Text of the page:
Regional philanthropists celebrated at awards luncheon

Members of the Blue Knights motorcycle club of West Virginia, winners of this year's corporate philanthropist of the year award at the Association of Fund Raising Professionals luncheon Friday, stand with Sydney Barbour, winner of the youth philanthropist award and Christine Andreae, winner of the individual philanthropist award. Back row, from left to right: Greg Bishop, Bill Shoop, Ron See, K.C. Bohrer, Gary Harmison, Ron Emmons, Mark Schill, and Larry Renner. Ashley Miller/Daily

WINCHESTER – More than 20 outstanding volunteers from tri-state non-profits were recognized Friday at the Association of Fundraising Professionals National Philanthropy Day luncheon.

Non-profits including Hospice of the Panhandle, Shenandoah Valley Discovery Museum, Handley Regional Library, Rotary Club of Martinsburg and Appalachian Trail Conservancy nominated special volunteers who have helped further the mission of each non-profit during the last year.

Berry Lee with WINC radio station emceed Friday’s luncheon. “One of the reasons I do this, it’s for a selfish reason really, is the energy in the room,” Lee said. “You walk away feeling so good. Because you’re literally surrounded by angels.”

National Philanthropy Day is a special day celebrated on Nov. 15 every year. The purpose  is to salute the contributions of philanthropy and those individuals active within the philanthropic community who enrich the community. National Philanthropy Day is intended as an opportunity to reflect on giving and all that it means to those involved.

Non-profits from the tri-state region — Virginia, Maryland and Delaware — nominated one outstanding volunteer per agency. It’s not a competitive process, as each volunteer received a medallion, corsage/boutonniere and photograph for her dedication. Also recognized at Friday’s luncheon were: Sydney Barbour, as the leading youth philanthropist, Christine Andreae as the outstanding individual philanthropist, and the Blue Knights of West Virginia as top corporate philanthropists.

Andreae thought she’s received more than she’s ever given. “Berry said we kind of wear golden halos but, what we get back are some of the richest things I’ve ever done in my life,” Andreae said.

Andreae has always had a passion for volunteering. In the early 1990s, she began her journey at Blue Ridge Hospice volunteering with dying patients. Her experiences led her to write her book “One Women’s Death — A Hospice Volunteer’s First Case.” Her book broke barriers as people began to realize what it was like to not only be a volunteer, but the fears of dying and terminal illness. ” In terms of growth, I’ve learned more than I ever thought possible. It’s been a wonderful journey,” Andreae said.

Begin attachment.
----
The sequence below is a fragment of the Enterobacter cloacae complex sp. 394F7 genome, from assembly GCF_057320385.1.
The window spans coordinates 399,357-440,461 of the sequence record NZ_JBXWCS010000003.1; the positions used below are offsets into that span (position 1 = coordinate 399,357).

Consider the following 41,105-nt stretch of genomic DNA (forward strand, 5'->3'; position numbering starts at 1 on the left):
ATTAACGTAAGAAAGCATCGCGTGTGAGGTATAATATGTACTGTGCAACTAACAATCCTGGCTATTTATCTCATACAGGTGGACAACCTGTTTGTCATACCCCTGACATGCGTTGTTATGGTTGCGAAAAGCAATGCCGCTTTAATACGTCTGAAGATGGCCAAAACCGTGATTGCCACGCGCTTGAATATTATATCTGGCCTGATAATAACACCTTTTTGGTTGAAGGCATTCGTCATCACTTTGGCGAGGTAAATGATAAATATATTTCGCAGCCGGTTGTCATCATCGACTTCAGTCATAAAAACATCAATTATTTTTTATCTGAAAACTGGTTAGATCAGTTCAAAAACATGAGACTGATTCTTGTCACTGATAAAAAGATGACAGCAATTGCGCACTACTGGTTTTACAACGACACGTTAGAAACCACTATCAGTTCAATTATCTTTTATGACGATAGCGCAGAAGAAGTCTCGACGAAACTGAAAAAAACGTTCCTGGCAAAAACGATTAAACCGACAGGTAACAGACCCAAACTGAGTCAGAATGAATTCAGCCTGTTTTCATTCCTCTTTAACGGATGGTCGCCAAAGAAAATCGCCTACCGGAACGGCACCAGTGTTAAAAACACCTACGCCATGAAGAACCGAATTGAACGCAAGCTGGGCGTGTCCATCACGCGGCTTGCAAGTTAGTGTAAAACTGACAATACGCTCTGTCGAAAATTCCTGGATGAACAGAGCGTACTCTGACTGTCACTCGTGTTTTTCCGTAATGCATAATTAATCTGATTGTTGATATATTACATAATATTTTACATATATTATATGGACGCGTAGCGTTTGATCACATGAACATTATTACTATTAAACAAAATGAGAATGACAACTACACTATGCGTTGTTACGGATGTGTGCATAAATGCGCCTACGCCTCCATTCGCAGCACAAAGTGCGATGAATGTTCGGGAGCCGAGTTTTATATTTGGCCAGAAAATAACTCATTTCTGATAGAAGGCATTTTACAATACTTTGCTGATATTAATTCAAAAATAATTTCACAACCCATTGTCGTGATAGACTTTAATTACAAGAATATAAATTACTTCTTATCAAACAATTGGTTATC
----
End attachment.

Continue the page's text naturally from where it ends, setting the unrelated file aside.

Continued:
The Blue Knights, a group of more than 75 motorcycle enthusiasts whose mission is to help the community and state, won the philanthropist of the year award. For many of its members, the experiences have been blessings. “We’re just a bunch of guys that ride motorcycles,” member Mark Schill said.

In the past decade the Blue Knights have raised nearly $120,000 for Hospice of the Panhandle as well as funds for Main Street Martinsburg as a result of the group’s annual Bike Night rally in August. They also support other important causes, including raising funds for the flood victims in West Virginia, a 5k race called “Blue Lives Matter” to honor area law enforcement and hospice care.

Sydney Barbour, of Winchester, winner of this year’s youth in philanthropy award, has been giving back for as long as she can remember. She’s collected items for Toys for Tots, supported and volunteered with the Society for the Prevention of Cruelty to Animals and sponsored an angel from the Salvation Army’s Angel Tree. “One year I decided I didn’t want gifts for my birthday. Instead I asked my parents and friends to gift me items I could give to the local SPCA,” Barbour said. “And I’ve been giving back ever since.”

Barbour’s biggest accomplishment was raising more than $25,000 with the support of 20 other teenagers and leaders for a mission trip to Virgin Gorda in the British Virgin Islands this past summer. Barbour’s most recent project is seeing ways to support those in Virgin Gorda affected by both Hurricane Harvey and Maria.

Barbour received a $500 scholarship that she will be putting toward her freshman year at Liberty University, where she will be studying sports management with a minor in business.

“The people that step up and give themselves is such a blessing,” Lee said. “The world needs more of them.”

An additional 22 other individuals were recognized for their distinguished volunteerism in the community.

The Association of Fundraising Professionals Tri-State Chapter sponsored and hosted this event.